"Historians, ancient and modern, have always known what postmodernism professes to have just discovered - that any work of history is vulnerable on three counts: the fallibility and deficiency of the historical record on which it is based; the fallibility and selectivity inherent in the writing of history; and the fallibility and subjectivity of the historian." -- Gertrude Himmelfarb, "Postmodernist History and the Flight from Fact" (1994), cited in Tosh, ed. Historians on History, p. 291.
"History will not stay written. Every age demands a history written from its own standpoint - with reference to its own social conditions, its thought, its beliefs and its acquisitions - and thus comprehensible to the men who live in it." -- William Sloane, AHR 1:1, cited by Gertrude Himmelfarb in Tosh, ed. Historians on History, p. 291-292.
"In the common cause of radicalism, structuralists and poststructuralists, new historicists and deconstructionists, have been able to overlook whatever logical incompatibilities there may be between their theories. (This presents no great problem for deconstructionists, who have an infinite tolerance for contradiction and no regard for 'linear' logic.) Like the communists and socialists of an earlier generation, they have formed a 'popular front', marching separately to a common goal." -- Gertrude Himmelfarb, "Postmodernist History and the Flight from Fact" (1994), cited in Tosh, ed. Historians on History, p. 295.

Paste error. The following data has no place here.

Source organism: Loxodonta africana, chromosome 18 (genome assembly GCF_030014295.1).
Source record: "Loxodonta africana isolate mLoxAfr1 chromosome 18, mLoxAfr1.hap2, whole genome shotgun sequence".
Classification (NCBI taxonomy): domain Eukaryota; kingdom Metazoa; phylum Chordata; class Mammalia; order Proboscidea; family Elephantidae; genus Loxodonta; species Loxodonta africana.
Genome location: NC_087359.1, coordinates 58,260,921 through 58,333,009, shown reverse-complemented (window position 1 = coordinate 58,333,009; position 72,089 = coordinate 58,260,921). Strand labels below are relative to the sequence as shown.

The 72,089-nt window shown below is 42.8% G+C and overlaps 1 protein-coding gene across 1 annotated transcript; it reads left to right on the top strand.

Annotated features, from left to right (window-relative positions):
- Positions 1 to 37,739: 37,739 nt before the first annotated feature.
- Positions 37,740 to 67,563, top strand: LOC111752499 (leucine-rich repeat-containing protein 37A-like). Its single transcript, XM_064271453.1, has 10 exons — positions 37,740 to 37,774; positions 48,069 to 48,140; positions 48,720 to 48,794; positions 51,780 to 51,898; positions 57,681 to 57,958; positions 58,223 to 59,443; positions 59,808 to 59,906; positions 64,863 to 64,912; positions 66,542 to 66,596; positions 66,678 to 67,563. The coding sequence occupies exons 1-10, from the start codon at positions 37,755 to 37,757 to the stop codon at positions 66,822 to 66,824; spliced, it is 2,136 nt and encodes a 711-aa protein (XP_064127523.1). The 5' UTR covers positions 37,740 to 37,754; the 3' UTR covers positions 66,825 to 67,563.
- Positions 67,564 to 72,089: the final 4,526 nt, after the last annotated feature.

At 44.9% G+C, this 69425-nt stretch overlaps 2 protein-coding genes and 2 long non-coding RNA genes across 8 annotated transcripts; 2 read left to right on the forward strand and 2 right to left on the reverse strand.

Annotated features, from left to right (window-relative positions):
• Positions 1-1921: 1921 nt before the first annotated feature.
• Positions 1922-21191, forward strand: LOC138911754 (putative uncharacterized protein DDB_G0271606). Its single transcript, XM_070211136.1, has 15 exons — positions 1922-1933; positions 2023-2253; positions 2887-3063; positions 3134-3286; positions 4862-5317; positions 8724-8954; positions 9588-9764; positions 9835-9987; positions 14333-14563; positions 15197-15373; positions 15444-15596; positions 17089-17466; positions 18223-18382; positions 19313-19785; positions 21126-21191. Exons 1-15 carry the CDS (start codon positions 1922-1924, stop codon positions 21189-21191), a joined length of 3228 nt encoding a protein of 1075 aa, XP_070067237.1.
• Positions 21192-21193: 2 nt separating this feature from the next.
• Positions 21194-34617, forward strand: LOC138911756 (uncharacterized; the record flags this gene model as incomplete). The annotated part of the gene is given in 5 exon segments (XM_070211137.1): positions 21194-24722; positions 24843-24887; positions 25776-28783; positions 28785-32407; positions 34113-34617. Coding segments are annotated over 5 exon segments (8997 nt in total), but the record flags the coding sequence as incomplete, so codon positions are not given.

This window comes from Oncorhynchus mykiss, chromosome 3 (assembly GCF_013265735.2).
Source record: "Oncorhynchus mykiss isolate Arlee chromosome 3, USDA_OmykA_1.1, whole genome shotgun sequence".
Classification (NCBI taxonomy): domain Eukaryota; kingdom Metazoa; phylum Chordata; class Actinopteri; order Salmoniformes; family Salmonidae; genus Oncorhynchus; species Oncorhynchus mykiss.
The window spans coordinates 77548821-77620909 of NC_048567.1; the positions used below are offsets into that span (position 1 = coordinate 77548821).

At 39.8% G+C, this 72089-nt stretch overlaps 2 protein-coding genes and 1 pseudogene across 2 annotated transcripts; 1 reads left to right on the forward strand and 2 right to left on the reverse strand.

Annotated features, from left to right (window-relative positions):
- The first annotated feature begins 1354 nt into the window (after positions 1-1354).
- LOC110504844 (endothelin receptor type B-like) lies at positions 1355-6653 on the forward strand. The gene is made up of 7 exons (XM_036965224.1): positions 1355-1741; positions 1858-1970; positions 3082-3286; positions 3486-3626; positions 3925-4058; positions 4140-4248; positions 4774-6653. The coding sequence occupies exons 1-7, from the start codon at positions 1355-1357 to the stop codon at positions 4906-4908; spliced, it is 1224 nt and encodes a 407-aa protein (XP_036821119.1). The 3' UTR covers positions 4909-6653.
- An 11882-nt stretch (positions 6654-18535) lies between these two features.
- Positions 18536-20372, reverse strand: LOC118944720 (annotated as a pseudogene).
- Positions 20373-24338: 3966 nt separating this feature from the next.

"Under the impact of postmodernist literary approaches, historians are now becoming more aware that their supposedly matter-of-fact choices of narrative techniques and analytical forms also have implications with social and political ramifications. Essays on the state of the discipline often have a canonical form all their own: first a narrative of the rise of new kinds of history, then a long moment for exploring the problems posted by new kinds of history, followed by either a jeremiad on the evils of new practices or a celebration of the potential overcoming of all obstacles. The literary form that the argument takes has a very strong influence on the way that evidence and arguments are presented." -- Joyce Appleby, Lynn Hunt and Margaret Jacob, Telling the Truth about History (1994), cited in Tosh, ed. Historians on History, p. 311.
"Our choices are political, social, and epistemological. They are political and social because they reflect beliefs in a certain kind of community of historians and society of Americans. They are epistemological because they reflect positions on what can be known and how it can be logically known. With diligence and good faith they may also be at moments reasonably, if partially, true accounts of the distant and recent past." -- Joyce Appleby, Lynn Hunt and Margaret Jacob, Telling the Truth about History (1994), cited in Tosh, ed. Historians on History, p. 312.